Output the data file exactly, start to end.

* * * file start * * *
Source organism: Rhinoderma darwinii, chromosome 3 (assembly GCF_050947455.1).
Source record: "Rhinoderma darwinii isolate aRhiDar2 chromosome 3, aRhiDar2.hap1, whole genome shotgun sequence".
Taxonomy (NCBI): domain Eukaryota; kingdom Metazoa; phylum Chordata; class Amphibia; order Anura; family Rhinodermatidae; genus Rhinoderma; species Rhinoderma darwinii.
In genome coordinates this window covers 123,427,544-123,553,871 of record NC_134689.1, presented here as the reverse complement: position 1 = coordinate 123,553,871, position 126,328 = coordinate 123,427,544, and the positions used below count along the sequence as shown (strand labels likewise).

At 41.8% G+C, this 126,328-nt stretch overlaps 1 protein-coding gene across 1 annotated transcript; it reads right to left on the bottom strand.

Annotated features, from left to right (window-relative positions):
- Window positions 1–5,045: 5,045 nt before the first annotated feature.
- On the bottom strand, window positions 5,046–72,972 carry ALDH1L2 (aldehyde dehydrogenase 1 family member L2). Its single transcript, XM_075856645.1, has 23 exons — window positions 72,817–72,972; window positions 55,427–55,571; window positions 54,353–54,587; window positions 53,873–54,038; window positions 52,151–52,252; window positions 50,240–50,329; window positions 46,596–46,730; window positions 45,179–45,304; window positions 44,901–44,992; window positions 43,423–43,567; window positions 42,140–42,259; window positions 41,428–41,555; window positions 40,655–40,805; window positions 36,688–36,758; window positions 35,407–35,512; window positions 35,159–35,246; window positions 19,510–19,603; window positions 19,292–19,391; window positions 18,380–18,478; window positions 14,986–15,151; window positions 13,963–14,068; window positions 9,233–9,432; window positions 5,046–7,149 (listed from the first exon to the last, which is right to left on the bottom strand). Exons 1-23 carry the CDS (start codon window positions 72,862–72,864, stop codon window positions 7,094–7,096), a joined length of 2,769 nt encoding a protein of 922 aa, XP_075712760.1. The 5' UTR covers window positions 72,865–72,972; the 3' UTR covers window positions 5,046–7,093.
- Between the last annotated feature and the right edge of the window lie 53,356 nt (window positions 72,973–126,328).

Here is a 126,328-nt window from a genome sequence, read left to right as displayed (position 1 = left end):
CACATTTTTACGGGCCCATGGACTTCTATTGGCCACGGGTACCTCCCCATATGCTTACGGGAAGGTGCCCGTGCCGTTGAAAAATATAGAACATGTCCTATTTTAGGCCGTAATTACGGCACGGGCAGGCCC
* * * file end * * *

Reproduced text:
Source organism: Rhinoderma darwinii, chromosome 3 (assembly GCF_050947455.1).
Source record: "Rhinoderma darwinii isolate aRhiDar2 chromosome 3, aRhiDar2.hap1, whole genome shotgun sequence".
Taxonomy (NCBI): domain Eukaryota; kingdom Metazoa; phylum Chordata; class Amphibia; order Anura; family Rhinodermatidae; genus Rhinoderma; species Rhinoderma darwinii.
In genome coordinates this window covers 123,427,544-123,553,871 of record NC_134689.1, presented here as the reverse complement: position 1 = coordinate 123,553,871, position 126,328 = coordinate 123,427,544, and the positions used below count along the sequence as shown (strand labels likewise).

At 41.8% G+C, this 126,328-nt stretch overlaps 1 protein-coding gene across 1 annotated transcript; it reads right to left on the bottom strand.

Annotated features, from left to right (window-relative positions):
- Window positions 1–5,045: 5,045 nt before the first annotated feature.
- On the bottom strand, window positions 5,046–72,972 carry ALDH1L2 (aldehyde dehydrogenase 1 family member L2). Its single transcript, XM_075856645.1, has 23 exons — window positions 72,817–72,972; window positions 55,427–55,571; window positions 54,353–54,587; window positions 53,873–54,038; window positions 52,151–52,252; window positions 50,240–50,329; window positions 46,596–46,730; window positions 45,179–45,304; window positions 44,901–44,992; window positions 43,423–43,567; window positions 42,140–42,259; window positions 41,428–41,555; window positions 40,655–40,805; window positions 36,688–36,758; window positions 35,407–35,512; window positions 35,159–35,246; window positions 19,510–19,603; window positions 19,292–19,391; window positions 18,380–18,478; window positions 14,986–15,151; window positions 13,963–14,068; window positions 9,233–9,432; window positions 5,046–7,149 (listed from the first exon to the last, which is right to left on the bottom strand). Exons 1-23 carry the CDS (start codon window positions 72,862–72,864, stop codon window positions 7,094–7,096), a joined length of 2,769 nt encoding a protein of 922 aa, XP_075712760.1. The 5' UTR covers window positions 72,865–72,972; the 3' UTR covers window positions 5,046–7,093.
- Between the last annotated feature and the right edge of the window lie 53,356 nt (window positions 72,973–126,328).

Here is a 126,328-nt window from a genome sequence, read left to right as displayed (position 1 = left end):
CACATTTTTACGGGCCCATGGACTTCTATTGGCCACGGGTACCTCCCCATATGCTTACGGGAAGGTGCCCGTGCCGTTGAAAAATATAGAACATGTCCTATTTTAGGCCGTAATTACGGCACGGGCAGGCCC